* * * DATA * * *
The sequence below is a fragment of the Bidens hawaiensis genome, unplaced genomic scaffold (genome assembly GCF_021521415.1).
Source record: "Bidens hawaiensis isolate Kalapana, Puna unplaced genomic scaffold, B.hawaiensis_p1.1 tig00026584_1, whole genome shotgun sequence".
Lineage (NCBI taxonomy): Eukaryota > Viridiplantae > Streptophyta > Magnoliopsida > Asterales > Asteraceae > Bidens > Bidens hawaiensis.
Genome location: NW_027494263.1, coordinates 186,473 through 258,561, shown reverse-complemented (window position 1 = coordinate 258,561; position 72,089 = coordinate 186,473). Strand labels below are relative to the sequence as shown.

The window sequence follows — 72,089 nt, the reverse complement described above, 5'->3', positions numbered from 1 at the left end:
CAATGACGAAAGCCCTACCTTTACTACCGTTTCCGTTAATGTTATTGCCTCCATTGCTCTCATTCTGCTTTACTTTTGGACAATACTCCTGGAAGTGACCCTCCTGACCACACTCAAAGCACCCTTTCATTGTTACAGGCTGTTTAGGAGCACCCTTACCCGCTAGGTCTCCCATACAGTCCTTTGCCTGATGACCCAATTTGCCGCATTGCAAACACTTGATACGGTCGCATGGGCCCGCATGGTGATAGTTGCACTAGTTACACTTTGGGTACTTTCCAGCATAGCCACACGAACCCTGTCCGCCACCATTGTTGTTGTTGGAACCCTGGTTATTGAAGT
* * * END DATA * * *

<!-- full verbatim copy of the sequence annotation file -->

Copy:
The sequence below is a fragment of the Bidens hawaiensis genome, unplaced genomic scaffold (genome assembly GCF_021521415.1).
Source record: "Bidens hawaiensis isolate Kalapana, Puna unplaced genomic scaffold, B.hawaiensis_p1.1 tig00026584_1, whole genome shotgun sequence".
Lineage (NCBI taxonomy): Eukaryota > Viridiplantae > Streptophyta > Magnoliopsida > Asterales > Asteraceae > Bidens > Bidens hawaiensis.
Genome location: NW_027494263.1, coordinates 186,473 through 258,561, shown reverse-complemented (window position 1 = coordinate 258,561; position 72,089 = coordinate 186,473). Strand labels below are relative to the sequence as shown.

The window sequence follows — 72,089 nt, the reverse complement described above, 5'->3', positions numbered from 1 at the left end:
CAATGACGAAAGCCCTACCTTTACTACCGTTTCCGTTAATGTTATTGCCTCCATTGCTCTCATTCTGCTTTACTTTTGGACAATACTCCTGGAAGTGACCCTCCTGACCACACTCAAAGCACCCTTTCATTGTTACAGGCTGTTTAGGAGCACCCTTACCCGCTAGGTCTCCCATACAGTCCTTTGCCTGATGACCCAATTTGCCGCATTGCAAACACTTGATACGGTCGCATGGGCCCGCATGGTGATAGTTGCACTAGTTACACTTTGGGTACTTTCCAGCATAGCCACACGAACCCTGTCCGCCACCATTGTTGTTGTTGGAACCCTGGTTATTGAAGT